John Rawls on Toleration - Dictionary of Arguments
Tolerance/Toleration/Rawls: The characteristic feature of arguments for freedom of consciousness and thought is that they are based only on one concept of justice. Tolerance is not derived from practical necessities or reasons of state. Morality and religious freedom follow from the principle of equal freedoms for all. A limitation can only be justified by the fact that otherwise greater injustice or a loss of freedom would follow. Arguments for freedom are not derived from specific metaphysical or philosophical doctrines. Neither do they presuppose that all truths can be derived in a way that corresponds to the Common Sense, nor that everything in a definable sense is a logical construction of observable rational scientific studies.
It is actually appealed to the Common Sense, but without these further assumptions.
Tolerance/Locke/Rousseau/Th. Aquinas/Aquinas/Rawls: There is an important difference between Rousseau and Locke, who advocated for limited tolerance, and Thomas Aquinas and the Protestant reformers who did not(1)(2).
Locke and Rousseau limited freedom on the basis of what they considered to be clear and obvious consequences of public order. If Catholics and atheists could not be tolerated, it was because it seemed obvious that one could not rely on such people to abide by the limits of civil society.
RawlsVsLocke/RawlsVsRousseau: Perhaps a larger historical overview would have convinced the two of them that they were wrong.
Intolerance/Protestants/Th. Aquinas/Aquinas/Rawls: for Thomas and the Protestant reformers, the reasons for intolerance are rooted in belief itself. That is a crucial difference, then at this moment they can no longer be refuted with empirical arguments.
Intolerance/Rawls: must it be tolerated? For example, some political parties in democratic states would restrict constitutional freedoms if they had power. For example, there are people who hold positions at universities and at the same time reject intellectual freedoms. It might seem that tolerance towards them would be contrary to the principles of justice. We discuss this using the example of religious toleration:
Question: 1. would a religious sect have any reason to complain if it is not tolerated? Under what circumstances do tolerant sects have a reason not to tolerate other intolerant sects? 3. if they have this right, for what purpose should it be exercised?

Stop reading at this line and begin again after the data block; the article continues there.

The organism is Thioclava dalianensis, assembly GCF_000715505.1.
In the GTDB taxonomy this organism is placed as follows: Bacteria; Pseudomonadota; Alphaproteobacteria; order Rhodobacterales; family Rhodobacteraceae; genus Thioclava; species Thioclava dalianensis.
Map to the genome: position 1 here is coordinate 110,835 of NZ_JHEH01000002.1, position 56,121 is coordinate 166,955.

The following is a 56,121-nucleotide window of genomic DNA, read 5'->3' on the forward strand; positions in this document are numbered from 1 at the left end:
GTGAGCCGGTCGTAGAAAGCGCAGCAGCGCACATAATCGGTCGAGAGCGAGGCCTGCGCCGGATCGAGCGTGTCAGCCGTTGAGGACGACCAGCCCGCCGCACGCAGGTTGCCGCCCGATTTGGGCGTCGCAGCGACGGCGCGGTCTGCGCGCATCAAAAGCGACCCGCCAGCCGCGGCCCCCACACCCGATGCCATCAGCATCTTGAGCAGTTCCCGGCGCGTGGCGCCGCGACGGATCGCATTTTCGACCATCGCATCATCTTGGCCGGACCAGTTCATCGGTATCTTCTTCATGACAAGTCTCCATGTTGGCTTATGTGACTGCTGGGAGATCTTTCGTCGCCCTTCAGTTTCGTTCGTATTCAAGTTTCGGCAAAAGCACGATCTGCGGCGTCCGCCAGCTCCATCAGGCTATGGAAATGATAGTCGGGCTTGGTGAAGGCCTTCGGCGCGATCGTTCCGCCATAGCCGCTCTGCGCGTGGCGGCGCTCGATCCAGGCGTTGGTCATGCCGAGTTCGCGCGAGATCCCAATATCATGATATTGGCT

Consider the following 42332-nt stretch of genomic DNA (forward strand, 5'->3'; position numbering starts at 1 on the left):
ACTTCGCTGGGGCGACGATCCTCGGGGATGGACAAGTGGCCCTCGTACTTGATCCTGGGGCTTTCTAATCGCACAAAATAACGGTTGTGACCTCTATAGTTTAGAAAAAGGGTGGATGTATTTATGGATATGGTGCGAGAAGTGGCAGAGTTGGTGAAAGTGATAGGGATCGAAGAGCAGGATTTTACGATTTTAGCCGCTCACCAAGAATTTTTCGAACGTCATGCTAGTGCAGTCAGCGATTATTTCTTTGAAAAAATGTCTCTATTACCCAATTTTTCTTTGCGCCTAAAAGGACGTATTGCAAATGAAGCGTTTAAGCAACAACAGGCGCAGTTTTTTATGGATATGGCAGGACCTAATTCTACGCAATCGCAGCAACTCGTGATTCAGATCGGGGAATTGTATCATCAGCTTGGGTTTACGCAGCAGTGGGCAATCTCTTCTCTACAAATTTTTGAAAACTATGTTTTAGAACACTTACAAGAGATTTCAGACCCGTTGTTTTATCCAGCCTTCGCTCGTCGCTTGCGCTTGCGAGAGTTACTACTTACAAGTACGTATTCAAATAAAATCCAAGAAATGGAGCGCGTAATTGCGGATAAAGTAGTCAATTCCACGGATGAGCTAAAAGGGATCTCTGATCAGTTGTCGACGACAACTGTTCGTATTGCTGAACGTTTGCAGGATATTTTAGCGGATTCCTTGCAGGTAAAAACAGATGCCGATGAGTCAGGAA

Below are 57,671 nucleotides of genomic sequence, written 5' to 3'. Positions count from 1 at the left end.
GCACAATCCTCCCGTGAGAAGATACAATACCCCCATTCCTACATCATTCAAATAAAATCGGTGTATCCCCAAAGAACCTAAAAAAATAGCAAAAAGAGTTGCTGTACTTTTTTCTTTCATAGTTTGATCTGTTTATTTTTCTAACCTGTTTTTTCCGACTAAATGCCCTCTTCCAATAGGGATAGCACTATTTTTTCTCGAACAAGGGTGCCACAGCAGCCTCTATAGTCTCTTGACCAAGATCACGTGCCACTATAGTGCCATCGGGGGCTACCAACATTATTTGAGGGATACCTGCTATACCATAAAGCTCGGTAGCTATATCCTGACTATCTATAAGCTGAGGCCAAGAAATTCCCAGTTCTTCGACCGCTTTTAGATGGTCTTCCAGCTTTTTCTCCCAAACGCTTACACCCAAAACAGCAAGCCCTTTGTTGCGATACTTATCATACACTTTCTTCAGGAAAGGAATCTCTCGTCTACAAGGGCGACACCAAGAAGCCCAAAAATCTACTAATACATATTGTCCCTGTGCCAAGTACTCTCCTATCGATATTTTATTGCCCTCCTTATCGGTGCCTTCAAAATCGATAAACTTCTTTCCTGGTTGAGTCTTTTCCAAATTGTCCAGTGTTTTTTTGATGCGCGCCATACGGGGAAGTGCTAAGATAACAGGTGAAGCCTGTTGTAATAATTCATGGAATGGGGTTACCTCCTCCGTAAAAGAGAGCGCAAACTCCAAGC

Ad 1.: a person only has the right to complain if principles that he or she respects are violated. Otherwise, the person acts inconsistently. A problem may arise if a specific interpretation of a religious truth is to be extended to the community in its validity.
Ad. 2.: Tolerant sects have no right to suppress intolerant sects. On the basis of the principle of justice, they would have the right to complain about a violation of the principle of justice. Question: Does a threat to the security of tolerant sects justify an exception? This follows from the right to self-preservation accepted in the initial situation of a society to be established.
Ad. 3.: Basically, the stability of a well-ordered society is guaranteed by the two principles of justice (see Principles/Rawls). This stability also means that people trust that this prosperity is not immediately threatened by intolerant phenomena. An exception to this is a sect, which quickly becomes a threat.
(1) For Protestant reformers see J. E. E. D. Acton, "The Protestant Theory of Persecution" in The History of Freedom and Other Essay, London, 1907.
(2) For Locke see J. Locke, A Letter Concerning Toleration, incl. The Second Treatise of Government, ed. J. W. Gough, Oxford, 1946, pp. 156-158._____________Explanation of symbols: Roman numerals indicate the source, arabic numerals indicate the page number. The corresponding books are indicated on the right hand side. ((s)…): Comment by the sender of the contribution. Translations: Dictionary of Arguments The note [Author1]Vs[Author2] or [Author]Vs[term] is an addition from the Dictionary of Arguments. If a German edition is specified, the page numbers refer to this edition.
A Theory of Justice: Original Edition Oxford 2005